Aside from detox, a breastfeeding Mother is STILL eating for two. Your baby is going to get the vitamins and minerals it needs to thrive from your body, almost regardless of what you eat, ALMOST. The real danger is that if you DON'T eat right, you're robbing yourself. You won't have the minerals and vitamins and energy to operate, to save yourself from osteoporosis, and who knows what else? Nature primed Mother's to give, and we literally give EVERYTHING of ourselves to our babies. Even Mom's who don't breastfeed still experience this, but breastfeeding Mom's continue to give of their bodies, hearts and minds to their children, long after their born. (This is not a reprimand for Mom's who could not breastfeed. This is also not something intended to discourage anyone from breastfeeding. It's hard, but SO worth it and I honestly cannot imagine not doing it.)

This is why it behooves a breastfeeding mama to take care regarding what she puts in her body, or on her skin. I have been having a hard time not only curbing my pregnancy like hunger, but choosing foods that were healthier and less fattening for me. I have had a hard time managing my time so that I can cook, but you know what? Even THAT is a bit of a generally accepted fallacy. When you have a high need baby or just a baby, the ability to manage your time becomes...difficult. MAYBE someone who lived life on a rigid schedule can manage to work around their baby, but personally, I believe that person is a rarity if not imaginary. I believe that someone who rigidly managed their lives before they conceived found that, once they became pregnant, they were on Mister Toad's Wild Ride or, life became so crazy and unpredictable that it takes some time to find one's footing.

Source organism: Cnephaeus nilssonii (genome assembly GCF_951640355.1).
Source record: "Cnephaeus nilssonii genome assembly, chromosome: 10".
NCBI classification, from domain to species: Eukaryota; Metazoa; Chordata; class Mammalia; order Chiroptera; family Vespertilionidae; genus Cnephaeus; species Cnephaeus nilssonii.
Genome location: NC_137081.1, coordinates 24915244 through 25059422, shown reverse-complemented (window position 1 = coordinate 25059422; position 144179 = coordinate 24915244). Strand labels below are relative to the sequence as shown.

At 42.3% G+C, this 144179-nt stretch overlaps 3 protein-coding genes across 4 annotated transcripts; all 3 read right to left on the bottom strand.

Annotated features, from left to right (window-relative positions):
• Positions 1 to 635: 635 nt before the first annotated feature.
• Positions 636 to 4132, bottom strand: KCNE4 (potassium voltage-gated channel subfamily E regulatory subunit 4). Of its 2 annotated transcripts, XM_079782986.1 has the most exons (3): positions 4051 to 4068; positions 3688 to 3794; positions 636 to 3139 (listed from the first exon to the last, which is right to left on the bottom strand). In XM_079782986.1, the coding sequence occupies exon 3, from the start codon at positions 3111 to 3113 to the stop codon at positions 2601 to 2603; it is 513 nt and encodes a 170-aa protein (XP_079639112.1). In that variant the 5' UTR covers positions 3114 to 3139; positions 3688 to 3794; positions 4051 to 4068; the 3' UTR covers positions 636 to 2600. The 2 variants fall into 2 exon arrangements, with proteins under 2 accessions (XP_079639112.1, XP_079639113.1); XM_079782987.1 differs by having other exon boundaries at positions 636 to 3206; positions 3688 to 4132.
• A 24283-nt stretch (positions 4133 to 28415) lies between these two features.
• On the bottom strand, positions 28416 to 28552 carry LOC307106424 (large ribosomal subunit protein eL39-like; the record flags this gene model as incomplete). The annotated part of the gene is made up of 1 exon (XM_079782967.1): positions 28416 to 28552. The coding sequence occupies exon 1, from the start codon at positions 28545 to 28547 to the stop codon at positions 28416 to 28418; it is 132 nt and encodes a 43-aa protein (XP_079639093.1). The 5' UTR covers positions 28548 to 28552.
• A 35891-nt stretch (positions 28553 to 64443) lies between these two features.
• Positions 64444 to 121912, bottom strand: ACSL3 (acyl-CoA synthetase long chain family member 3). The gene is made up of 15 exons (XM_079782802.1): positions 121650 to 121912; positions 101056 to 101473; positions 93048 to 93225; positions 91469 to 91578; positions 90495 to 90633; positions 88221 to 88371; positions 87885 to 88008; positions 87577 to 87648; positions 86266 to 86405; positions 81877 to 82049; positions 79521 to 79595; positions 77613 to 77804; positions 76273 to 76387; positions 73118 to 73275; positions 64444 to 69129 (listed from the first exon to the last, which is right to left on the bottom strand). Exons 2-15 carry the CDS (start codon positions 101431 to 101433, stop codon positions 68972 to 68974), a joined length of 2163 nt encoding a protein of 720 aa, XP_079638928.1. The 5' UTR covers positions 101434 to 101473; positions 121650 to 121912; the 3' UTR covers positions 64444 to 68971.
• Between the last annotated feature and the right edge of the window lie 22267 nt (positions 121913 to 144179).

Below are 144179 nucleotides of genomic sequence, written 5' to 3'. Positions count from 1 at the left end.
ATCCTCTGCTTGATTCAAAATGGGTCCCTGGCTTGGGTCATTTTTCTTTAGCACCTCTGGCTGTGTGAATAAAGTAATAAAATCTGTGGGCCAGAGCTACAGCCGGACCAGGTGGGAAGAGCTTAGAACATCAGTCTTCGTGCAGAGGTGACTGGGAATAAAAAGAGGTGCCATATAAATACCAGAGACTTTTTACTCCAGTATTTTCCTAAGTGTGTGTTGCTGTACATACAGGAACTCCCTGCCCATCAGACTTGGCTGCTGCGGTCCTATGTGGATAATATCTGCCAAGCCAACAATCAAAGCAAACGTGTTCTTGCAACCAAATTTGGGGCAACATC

A VERY small percentage of us are women who are multi-million industries that can afford help, personal trainers, access to every tool and apparel that help them not only manage their lives, but help their bodies and lives go back to the money making form they were before they had a baby. I'm not downing or judging those people, because I wish I were so lucky! I don't want a nanny, but I could use a housekeeper, cook, personal assistant and shopper! I could use a trainer, money to buy all the workout gear and garb to maximize my fitness and someone to keep me in check! Even though I try with all my might not to compare myself to those women, I can't help but feel disheartened that it's so hard for me to get my act together!